Waves of Grain

 

Land is an interesting thing. Its a blessing, a gift, something that we are tied to. We dwell in it and we work it. Through the land we both are blessed and experience difficulties. In Genesis 13, Lot chose what was beautiful, and ended up settling in a wicked land that one day soon would be destroyed. Abram was promised all that he could see, as far east, west, north and south. It was a gift for him and his family. God instructed him to walk it, to take ownership of it, and to have dominion over it.

My family moved here from the Netherlands a few generations ago, and settled in a beautiful land. A land that was a gift, that was fruitful and full of blessing. They were farmers and made their living by the land. As faithful workers, they exercised their dominion over the land, prospering by it. However as much as the land gives, I think land can also take. The acquisition and division of property can cause strife. We saw this with Abram and Lot as the reason they chose different lands and separated. We then saw this for Lot as he chose his land and in the very next chapter sees it destroyed. Ive seen strife caused by land in my very own family. My grandfather made an investment on a beautiful piece of property, which eventually caused him to lose everything. One of the consequences to this was strife between him and his brother. The land that was once such a blessing for my family turned into something that much more resembled a curse.

Im a firm believer that land is something that sticks in your heart though, especially if you come from it. My grandpa, a farmer, a man who lost everything for a time, he returned to the land. Im sure he felt as though it had betrayed him, but the gift of it and the call to work it are not things that he could escape. This happened some thirty-five or forty years ago, and I know it will always be an event remembered by my family, but my grandfather could not help but to return to the land. He tends an extensive garden, and in his retirement I think that is where he finds himself the happiest. Working the land, exercising dominion and transforming the chaos of soil and rocks and weeds to a beautiful garden full of blessing for many people.

One of the things I miss most about my midwest home is the ability to see for miles and miles in every direction. Looking out over the prairies and farmland as the grasses dance in the wind reminds me of the waves of the ocean. So much comfort fills me as I drive toward home and the cities and mountains begin to flatten and I can again see for miles. I think I can identify some of the feeling that Abram had when the Lord told him to lift up his eyes and to look in every direction, that that land belonged to him and his offspring. I think I can identify with the feeling that the Israelites would experience after their forty years of wandering in the wilderness before they finally return to the land that is their own.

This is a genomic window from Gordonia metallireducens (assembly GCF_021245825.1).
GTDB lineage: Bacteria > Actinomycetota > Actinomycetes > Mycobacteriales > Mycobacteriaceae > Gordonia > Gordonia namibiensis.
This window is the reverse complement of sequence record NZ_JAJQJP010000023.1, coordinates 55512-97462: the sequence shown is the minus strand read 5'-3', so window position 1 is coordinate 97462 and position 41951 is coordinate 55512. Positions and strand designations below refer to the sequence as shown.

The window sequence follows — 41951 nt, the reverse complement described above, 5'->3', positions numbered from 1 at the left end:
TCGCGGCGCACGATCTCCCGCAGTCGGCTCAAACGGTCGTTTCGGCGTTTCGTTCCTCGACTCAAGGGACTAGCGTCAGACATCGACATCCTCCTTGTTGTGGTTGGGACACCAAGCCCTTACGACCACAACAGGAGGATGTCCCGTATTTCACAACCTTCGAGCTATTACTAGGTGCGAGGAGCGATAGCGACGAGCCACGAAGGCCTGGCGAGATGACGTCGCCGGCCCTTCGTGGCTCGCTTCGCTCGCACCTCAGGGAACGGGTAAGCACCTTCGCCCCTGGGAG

I will always belong in my heart to the midwest and to the land, but right now God has placed me in a city. Someday will I feel as tied to this city as I do to the land of my childhood? Is it even possible to feel that way about a city? As I consider the movement in the redemption story from garden to city, I am inclined to say yes. Will this feeling come about while I am alive, or will it be my grandchildren that someday have this tie? I think that I have to rest in not knowing. My job right now in Washington DC, I suppose, is to take the approach my ancestors took with the land: to work hard, to exercise dominion and to transform chaos to order.

Its hard to see any transformation from chaos to order through my efforts. The visual is not quite as clear as plowing, planting, harvesting a field. I suppose my efforts to transform chaos come in many different places right now, whether thats with the preschoolers with whom I spend my Sunday mornings or in organizing and making sense of large amounts of data in my work. In these things I have the opportunity to bring glory to the King who values beauty and order. Here is where I am called to have dominion over creation as I work out my callings in the city.

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